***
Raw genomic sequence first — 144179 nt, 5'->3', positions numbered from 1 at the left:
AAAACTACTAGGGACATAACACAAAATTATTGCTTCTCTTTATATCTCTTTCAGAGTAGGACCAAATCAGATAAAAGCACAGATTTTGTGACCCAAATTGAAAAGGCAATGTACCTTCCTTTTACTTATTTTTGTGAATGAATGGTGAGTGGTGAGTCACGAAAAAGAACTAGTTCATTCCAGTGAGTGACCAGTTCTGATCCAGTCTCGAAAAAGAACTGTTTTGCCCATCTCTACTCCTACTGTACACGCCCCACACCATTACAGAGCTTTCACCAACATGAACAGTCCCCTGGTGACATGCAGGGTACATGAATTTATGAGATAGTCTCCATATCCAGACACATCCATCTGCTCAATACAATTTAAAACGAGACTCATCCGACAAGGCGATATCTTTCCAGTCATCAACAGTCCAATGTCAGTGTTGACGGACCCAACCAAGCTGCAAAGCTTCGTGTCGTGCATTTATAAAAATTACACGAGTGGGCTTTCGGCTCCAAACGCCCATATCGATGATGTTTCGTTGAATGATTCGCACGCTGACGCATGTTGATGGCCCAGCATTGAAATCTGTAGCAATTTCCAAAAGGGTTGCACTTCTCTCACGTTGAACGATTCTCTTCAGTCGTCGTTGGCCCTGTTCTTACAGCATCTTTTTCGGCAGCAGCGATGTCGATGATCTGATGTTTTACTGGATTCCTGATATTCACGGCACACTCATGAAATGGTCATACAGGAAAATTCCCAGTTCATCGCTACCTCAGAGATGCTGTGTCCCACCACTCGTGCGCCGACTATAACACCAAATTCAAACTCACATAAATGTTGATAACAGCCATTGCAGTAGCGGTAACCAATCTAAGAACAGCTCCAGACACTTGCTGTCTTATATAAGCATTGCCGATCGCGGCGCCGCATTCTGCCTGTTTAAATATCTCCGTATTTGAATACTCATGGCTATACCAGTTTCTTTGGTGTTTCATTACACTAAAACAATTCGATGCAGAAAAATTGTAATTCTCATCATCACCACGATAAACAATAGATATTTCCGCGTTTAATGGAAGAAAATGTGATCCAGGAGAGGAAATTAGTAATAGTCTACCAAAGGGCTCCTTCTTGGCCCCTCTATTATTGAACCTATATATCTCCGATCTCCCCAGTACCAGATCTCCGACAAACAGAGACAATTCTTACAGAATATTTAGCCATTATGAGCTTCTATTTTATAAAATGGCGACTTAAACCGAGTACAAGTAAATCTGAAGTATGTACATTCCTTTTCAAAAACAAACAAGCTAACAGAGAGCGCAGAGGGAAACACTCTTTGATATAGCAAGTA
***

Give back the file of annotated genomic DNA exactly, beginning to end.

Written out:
Raw genomic sequence first — 144179 nt, 5'->3', positions numbered from 1 at the left:
AAAACTACTAGGGACATAACACAAAATTATTGCTTCTCTTTATATCTCTTTCAGAGTAGGACCAAATCAGATAAAAGCACAGATTTTGTGACCCAAATTGAAAAGGCAATGTACCTTCCTTTTACTTATTTTTGTGAATGAATGGTGAGTGGTGAGTCACGAAAAAGAACTAGTTCATTCCAGTGAGTGACCAGTTCTGATCCAGTCTCGAAAAAGAACTGTTTTGCCCATCTCTACTCCTACTGTACACGCCCCACACCATTACAGAGCTTTCACCAACATGAACAGTCCCCTGGTGACATGCAGGGTACATGAATTTATGAGATAGTCTCCATATCCAGACACATCCATCTGCTCAATACAATTTAAAACGAGACTCATCCGACAAGGCGATATCTTTCCAGTCATCAACAGTCCAATGTCAGTGTTGACGGACCCAACCAAGCTGCAAAGCTTCGTGTCGTGCATTTATAAAAATTACACGAGTGGGCTTTCGGCTCCAAACGCCCATATCGATGATGTTTCGTTGAATGATTCGCACGCTGACGCATGTTGATGGCCCAGCATTGAAATCTGTAGCAATTTCCAAAAGGGTTGCACTTCTCTCACGTTGAACGATTCTCTTCAGTCGTCGTTGGCCCTGTTCTTACAGCATCTTTTTCGGCAGCAGCGATGTCGATGATCTGATGTTTTACTGGATTCCTGATATTCACGGCACACTCATGAAATGGTCATACAGGAAAATTCCCAGTTCATCGCTACCTCAGAGATGCTGTGTCCCACCACTCGTGCGCCGACTATAACACCAAATTCAAACTCACATAAATGTTGATAACAGCCATTGCAGTAGCGGTAACCAATCTAAGAACAGCTCCAGACACTTGCTGTCTTATATAAGCATTGCCGATCGCGGCGCCGCATTCTGCCTGTTTAAATATCTCCGTATTTGAATACTCATGGCTATACCAGTTTCTTTGGTGTTTCATTACACTAAAACAATTCGATGCAGAAAAATTGTAATTCTCATCATCACCACGATAAACAATAGATATTTCCGCGTTTAATGGAAGAAAATGTGATCCAGGAGAGGAAATTAGTAATAGTCTACCAAAGGGCTCCTTCTTGGCCCCTCTATTATTGAACCTATATATCTCCGATCTCCCCAGTACCAGATCTCCGACAAACAGAGACAATTCTTACAGAATATTTAGCCATTATGAGCTTCTATTTTATAAAATGGCGACTTAAACCGAGTACAAGTAAATCTGAAGTATGTACATTCCTTTTCAAAAACAAACAAGCTAACAGAGAGCGCAGAGGGAAACACTCTTTGATATAGCAAGTA